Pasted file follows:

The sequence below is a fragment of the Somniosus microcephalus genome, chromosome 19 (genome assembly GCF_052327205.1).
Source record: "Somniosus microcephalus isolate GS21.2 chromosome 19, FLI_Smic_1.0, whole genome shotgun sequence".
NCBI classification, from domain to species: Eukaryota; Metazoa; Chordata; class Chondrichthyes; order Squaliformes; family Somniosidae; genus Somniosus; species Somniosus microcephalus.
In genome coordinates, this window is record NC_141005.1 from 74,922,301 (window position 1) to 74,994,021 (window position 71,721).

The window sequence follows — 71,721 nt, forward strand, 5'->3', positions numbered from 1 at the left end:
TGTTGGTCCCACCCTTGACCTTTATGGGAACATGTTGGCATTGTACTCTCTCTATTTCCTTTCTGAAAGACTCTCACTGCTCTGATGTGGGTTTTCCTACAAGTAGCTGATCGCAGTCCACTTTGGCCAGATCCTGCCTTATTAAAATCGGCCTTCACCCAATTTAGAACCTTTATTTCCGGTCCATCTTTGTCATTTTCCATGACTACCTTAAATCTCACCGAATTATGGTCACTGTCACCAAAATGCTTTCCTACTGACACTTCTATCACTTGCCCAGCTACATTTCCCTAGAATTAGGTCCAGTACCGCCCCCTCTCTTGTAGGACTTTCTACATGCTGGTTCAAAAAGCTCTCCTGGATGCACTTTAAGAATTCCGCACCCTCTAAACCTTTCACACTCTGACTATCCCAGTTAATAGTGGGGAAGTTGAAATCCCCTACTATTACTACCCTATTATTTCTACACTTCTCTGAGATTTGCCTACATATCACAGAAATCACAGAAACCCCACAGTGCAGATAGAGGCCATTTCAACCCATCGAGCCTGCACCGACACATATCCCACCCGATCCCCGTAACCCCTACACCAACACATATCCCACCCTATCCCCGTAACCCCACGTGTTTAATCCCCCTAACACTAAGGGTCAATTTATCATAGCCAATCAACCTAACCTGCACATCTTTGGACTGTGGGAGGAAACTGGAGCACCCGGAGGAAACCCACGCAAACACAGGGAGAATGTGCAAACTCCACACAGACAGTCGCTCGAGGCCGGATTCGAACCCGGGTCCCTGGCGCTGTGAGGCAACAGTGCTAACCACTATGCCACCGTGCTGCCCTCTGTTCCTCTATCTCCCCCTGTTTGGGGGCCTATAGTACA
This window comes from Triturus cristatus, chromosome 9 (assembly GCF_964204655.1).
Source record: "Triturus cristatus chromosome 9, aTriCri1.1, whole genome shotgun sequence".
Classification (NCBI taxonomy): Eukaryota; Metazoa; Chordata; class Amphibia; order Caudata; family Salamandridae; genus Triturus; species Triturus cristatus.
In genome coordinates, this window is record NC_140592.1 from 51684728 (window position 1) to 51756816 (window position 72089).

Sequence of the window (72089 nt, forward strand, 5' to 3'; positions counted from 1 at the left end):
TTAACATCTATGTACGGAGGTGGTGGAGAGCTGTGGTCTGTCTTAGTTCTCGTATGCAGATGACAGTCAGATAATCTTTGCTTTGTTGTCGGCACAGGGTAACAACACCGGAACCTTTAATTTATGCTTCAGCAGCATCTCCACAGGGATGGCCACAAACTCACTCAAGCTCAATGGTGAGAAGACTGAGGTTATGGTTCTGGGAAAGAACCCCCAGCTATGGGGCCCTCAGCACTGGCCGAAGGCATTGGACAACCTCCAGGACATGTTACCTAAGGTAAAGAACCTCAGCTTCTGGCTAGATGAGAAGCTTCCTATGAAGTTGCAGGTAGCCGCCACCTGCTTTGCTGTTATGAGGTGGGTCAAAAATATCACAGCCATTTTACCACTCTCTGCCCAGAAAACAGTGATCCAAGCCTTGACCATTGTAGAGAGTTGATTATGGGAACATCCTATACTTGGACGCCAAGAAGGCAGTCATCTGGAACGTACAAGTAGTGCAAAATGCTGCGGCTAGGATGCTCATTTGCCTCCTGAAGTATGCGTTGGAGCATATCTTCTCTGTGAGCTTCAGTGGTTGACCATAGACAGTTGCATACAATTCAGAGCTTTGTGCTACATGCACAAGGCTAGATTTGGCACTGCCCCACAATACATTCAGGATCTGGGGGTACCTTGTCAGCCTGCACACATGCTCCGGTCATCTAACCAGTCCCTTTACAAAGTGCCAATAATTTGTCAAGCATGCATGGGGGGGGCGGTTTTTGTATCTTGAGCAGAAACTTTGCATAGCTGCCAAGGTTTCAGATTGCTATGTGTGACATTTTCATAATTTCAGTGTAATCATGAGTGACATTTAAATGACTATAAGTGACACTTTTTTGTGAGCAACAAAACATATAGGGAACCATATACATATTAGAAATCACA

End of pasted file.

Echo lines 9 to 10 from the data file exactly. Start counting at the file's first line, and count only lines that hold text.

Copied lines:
Classification (NCBI taxonomy): Eukaryota; Metazoa; Chordata; class Amphibia; order Caudata; family Salamandridae; genus Triturus; species Triturus cristatus.
In genome coordinates, this window is record NC_140592.1 from 51684728 (window position 1) to 51756816 (window position 72089).